You don't HAVE TO be social, but if you are interested in trying to change, you could look at those times (from the minute you arrive until the minute you walk out of the venue) as simply part of the show. Step into character when you walk in, and stay in character until you leave. FEELING antisocial isn't a bad thing, but ACTING antisocial might have negative impacts.
  6. haddieman


    Nov 10, 2011
  7. jaywa


    May 5, 2008
    Iowa City, IA
    My BL is one of those guys that just has "it". Looks, personality, a good rap... so basically I see my off-stage role very similar to on-stage... do the "dirty work" in the background and free him up to do his thing with the public. It all has to be done so why not have each person do what they're best at and more naturally "wired" to do.

    A couple guys in my band gripe sometimes that he's schmoozing too much while we're tearing down, but considering he does all the booking and is the best "salesman" for our band by far I look at it more like division of labor.
  8. bassbully

    bassbully Endorsed by The PHALEX CORN BASS..mmm...corn!

    Sep 7, 2006
    Blimp City USA
    I'm a talker ...period. Unless I'm tired, stressed or am busy at a gig I try to meet everybody I can and chat with the owners and staff. It also bulds and keeps good relations and wins fans and made some friends.
    I do sometimes cut it back and get out if I want to but often hang out and am the last one in my band to leave.We are not all wired the same no biggie if you are not Mr. Flapjaws like yours truely :p
  9. lethargytartare


    Sep 7, 2004
    He'd better be REALLY good at getting gigs this way to get off the hook for break-down hahaha
  10. Stumbo

    Stumbo Wherever you go, there you are. Commercial User

    Feb 11, 2008
    the Cali Intergalctic Mind Space
    Song Surgeon slow downer software- full 4 hour demo
    All of those things are, IMO/IME, kinda extreme. If playing a gig does that to you, sounds like an anxiety disorder of some kind, especially the part about self-medication with alcohol. No downside to looking into it.

    For me, all the things that you experience, I've never experienced, at all. Gigs for me are fun experiences with lots of positive experiences and memories, not physically/mentally draining exercises that requires drugs to quell negative responses.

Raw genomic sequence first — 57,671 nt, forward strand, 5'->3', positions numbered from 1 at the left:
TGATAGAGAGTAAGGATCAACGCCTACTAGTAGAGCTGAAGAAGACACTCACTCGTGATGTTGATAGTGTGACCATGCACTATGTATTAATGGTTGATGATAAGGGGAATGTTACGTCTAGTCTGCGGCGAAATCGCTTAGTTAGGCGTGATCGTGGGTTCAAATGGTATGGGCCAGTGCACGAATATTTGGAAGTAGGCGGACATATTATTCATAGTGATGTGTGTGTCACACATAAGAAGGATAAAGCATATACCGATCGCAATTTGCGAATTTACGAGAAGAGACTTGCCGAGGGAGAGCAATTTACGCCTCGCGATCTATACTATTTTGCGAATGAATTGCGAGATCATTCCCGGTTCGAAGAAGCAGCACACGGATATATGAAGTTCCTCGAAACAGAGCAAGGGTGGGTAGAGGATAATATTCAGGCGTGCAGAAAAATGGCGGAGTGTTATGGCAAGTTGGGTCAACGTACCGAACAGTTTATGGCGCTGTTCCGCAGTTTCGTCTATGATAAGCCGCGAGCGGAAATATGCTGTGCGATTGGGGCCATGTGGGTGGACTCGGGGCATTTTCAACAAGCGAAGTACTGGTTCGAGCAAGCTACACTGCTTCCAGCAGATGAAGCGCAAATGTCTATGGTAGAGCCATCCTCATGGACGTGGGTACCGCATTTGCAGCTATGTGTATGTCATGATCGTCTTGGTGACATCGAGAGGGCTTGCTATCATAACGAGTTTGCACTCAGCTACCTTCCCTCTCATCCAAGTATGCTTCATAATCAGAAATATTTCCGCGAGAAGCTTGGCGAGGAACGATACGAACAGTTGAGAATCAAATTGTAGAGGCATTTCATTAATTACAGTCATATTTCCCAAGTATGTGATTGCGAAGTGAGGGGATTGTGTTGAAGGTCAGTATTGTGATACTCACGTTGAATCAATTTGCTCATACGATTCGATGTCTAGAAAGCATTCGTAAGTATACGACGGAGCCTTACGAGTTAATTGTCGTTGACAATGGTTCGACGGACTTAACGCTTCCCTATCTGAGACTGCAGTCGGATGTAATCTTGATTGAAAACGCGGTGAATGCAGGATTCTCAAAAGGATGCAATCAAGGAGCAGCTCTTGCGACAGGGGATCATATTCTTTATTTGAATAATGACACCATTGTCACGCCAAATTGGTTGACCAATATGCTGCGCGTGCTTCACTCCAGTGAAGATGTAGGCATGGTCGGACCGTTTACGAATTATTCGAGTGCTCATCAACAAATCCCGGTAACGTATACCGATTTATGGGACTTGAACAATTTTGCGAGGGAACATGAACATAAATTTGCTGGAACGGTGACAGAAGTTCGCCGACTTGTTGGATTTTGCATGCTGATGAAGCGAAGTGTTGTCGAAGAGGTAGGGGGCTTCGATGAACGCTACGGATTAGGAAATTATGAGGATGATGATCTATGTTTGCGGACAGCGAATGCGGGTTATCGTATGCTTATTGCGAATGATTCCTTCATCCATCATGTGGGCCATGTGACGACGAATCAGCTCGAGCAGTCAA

Good luck.
  11. kapaauguy


    Dec 12, 2010
    Kawela, Molokai
    IMHO being friendly, approachable and always having a minute to say hello to folks at a gig is one of the best ways to promote a band. Most of the time people want to give you or the band a compliment or ask where you're playing next. I remember the Gin Blossoms played Kona years ago and in between songs they mentioned several times they would be hanging around after the show to meet and sign autographs for anyone who was interested. They seemed so genuine and normal for being rock stars it was really refreshing. They definitely acquired some fans that night!
  12. stubborne


    Oct 22, 2009
    Rock Hill, SC
    I've been playing in an original band for the past year plus a bit. We gig few and far between, so I really enjoy every minute of the experience. Kicking back with the band before and after, chatting up the friends, getting the stage together, accolades afterwards.. yeah, that stuff is a big part of the payoff.

    However, a few years ago I was playing in a power trio cover band. We gigged 3 weekends out of the month for a few years in a big tourist destination town. The crowds were rowdy, rude and plenty exuberant. I got sick of it. I hated going into a bar during that period and would find myself out in my truck during set breaks just to get some quiet time. Gig was over, I'd pack as quickly as possible, grab the loot and hit the road. Too much of a good thing, I guess.
  13. lethargytartare


    Sep 7, 2004
    Actually none of that would indicate an anxiety disorder. It's all consistent with someone who's nervous in front of crowds (not unusual) and who gets a rush out of playing for a crowd (not unusual), and who relaxes after a drink or two (not uncommon and not bad -- and not "self-medicating").